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Get to Know the Nebraska Department of Environmental Quality


Location: Unknown

Dear Fellow Nebraskans:

The primary role of the Nebraska Department of Environmental Quality (NDEQ) is to help ensure that our state's natural resources are protected from contamination. Nebraskans can take pride in the high quality of Nebraska's air, land and water.

Under the direction of Mike Linder, the 215 employees of NDEQ work with businesses, communities and individuals toward the common goal of protecting the environment. NDEQ's permitting; compliance, remediation, monitoring, and assistance programs are designed to help achieve this goal.

NDEQ's permitting programs establish specific limits on the types of pollutants that can be emitted into the air or discharged into water. Emission limits in air quality permits help ensure that Nebraska's outdoor air complies with all health standards. The agency also enforces rules to ensure wastewater is being properly treated, and that a variety of types of wastes are being managed, treated and disposed of properly. These activities are designed to help protect our streams and lakes as well as the state's groundwater.

If contamination occurs, NDEQ's remediation programs make sure that proper investigation and cleanup procedures are followed so that contamination is removed and public health and the environment are protected.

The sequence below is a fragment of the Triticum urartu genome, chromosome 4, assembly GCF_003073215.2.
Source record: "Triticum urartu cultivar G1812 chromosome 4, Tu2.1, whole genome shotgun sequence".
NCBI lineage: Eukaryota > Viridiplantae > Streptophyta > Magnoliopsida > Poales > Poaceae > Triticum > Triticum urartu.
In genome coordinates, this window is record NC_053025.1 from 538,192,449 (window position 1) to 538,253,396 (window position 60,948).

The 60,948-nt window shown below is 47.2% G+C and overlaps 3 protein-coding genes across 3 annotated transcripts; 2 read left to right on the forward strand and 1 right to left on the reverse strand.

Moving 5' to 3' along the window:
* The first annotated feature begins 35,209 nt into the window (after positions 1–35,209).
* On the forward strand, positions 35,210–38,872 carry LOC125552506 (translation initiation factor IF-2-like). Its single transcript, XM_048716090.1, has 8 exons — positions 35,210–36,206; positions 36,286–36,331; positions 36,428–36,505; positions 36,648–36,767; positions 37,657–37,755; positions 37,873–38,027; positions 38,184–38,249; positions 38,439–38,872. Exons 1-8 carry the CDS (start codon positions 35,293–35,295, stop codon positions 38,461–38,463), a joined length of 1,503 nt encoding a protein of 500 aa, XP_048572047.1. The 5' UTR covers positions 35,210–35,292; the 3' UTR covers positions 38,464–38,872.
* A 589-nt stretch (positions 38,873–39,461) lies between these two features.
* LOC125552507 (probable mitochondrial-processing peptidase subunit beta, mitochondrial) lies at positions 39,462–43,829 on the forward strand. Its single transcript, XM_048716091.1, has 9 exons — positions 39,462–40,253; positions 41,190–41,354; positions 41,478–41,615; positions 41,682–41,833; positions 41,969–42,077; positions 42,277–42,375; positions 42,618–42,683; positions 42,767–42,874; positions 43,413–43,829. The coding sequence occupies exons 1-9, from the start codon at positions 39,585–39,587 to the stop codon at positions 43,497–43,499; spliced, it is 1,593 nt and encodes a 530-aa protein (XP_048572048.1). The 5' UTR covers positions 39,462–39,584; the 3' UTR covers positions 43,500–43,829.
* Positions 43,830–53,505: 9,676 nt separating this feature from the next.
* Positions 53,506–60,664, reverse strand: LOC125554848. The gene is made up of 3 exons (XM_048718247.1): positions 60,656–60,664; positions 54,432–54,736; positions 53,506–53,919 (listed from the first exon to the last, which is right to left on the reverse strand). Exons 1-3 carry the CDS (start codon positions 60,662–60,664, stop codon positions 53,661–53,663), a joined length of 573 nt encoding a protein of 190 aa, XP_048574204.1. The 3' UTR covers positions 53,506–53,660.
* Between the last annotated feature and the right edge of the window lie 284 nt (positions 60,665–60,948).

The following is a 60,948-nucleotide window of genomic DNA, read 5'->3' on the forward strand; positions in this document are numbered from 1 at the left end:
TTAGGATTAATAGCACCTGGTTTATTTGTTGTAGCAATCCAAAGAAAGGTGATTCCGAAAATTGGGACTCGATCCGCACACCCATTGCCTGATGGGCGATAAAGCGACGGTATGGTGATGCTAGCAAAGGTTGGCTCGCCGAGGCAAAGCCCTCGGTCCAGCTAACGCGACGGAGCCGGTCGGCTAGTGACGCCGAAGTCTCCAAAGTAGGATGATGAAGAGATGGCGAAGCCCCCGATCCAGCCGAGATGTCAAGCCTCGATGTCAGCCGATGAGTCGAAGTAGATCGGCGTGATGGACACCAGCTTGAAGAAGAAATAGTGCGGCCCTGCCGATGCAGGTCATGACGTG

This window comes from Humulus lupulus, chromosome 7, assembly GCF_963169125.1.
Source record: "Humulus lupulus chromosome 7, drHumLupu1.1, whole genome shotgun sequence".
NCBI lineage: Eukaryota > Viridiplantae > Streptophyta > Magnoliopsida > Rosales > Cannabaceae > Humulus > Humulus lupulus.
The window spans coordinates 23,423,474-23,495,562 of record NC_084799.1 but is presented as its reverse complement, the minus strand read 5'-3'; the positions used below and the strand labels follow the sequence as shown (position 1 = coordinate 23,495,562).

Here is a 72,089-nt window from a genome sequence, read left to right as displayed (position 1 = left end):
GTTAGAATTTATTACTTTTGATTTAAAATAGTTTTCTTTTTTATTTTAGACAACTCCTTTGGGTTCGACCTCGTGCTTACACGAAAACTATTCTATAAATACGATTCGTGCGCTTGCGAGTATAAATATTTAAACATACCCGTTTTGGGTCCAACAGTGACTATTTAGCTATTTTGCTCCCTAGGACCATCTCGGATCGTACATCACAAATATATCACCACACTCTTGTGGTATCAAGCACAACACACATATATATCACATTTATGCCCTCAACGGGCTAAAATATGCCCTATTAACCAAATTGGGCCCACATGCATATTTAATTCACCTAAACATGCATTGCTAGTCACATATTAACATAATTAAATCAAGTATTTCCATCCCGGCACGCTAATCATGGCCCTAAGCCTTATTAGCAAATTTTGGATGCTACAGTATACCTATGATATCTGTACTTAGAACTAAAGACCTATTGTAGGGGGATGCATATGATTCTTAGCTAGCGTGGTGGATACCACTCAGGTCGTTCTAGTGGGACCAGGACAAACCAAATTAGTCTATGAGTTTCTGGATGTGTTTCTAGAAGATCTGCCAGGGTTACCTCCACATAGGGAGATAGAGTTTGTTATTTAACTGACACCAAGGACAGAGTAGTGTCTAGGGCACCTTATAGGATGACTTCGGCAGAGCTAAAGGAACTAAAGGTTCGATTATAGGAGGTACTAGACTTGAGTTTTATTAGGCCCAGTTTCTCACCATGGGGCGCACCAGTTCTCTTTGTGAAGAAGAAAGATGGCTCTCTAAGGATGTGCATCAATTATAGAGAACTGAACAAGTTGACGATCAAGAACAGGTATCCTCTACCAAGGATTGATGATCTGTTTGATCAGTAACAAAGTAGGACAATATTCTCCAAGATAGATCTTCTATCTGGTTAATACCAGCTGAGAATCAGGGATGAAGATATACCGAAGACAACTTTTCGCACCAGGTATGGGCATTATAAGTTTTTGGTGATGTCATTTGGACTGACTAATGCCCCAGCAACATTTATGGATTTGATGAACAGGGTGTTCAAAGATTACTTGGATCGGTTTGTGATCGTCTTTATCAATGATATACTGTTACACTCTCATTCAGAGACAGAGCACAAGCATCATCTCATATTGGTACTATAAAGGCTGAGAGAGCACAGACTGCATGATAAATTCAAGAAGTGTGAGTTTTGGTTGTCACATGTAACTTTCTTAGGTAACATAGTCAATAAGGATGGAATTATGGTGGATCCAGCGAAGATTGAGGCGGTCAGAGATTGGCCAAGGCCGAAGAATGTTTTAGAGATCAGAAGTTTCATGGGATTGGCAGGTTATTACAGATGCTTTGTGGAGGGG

The monitoring programs measure the quality of Nebraska's rivers, lakes, groundwater and outdoor air across the state. This information helps to establish whether there are areas within the state that have particular environmental challenges.

In addition to making sure environmental laws are followed, NDEQ also provides technical and financial assistance to communities, businesses and individuals. Financial assistance is provided to recycling and waste reduction efforts, lake restoration and other water quality projects, and projects to update or replace wastewater treatment facilities.

All of us can be a part of these efforts to protect Nebraska's natural resources. At the local level, we can become involved in recycling and waste reduction efforts. We can look for more efficient ways to use energy - in fact, making new cans with recycled aluminum uses up to 95% less energy. Likewise, recycling paper helps protect our environment. Each ton of paper recycled prevents 60 pounds of air pollution, and saves 17 trees and 7,000 gallons of water.

Pitch in on litter cleanup efforts in your community. Become involved in local improvement projects, such as community lake restoration projects and park improvement efforts. For more information about NDEQ, visit their web site at

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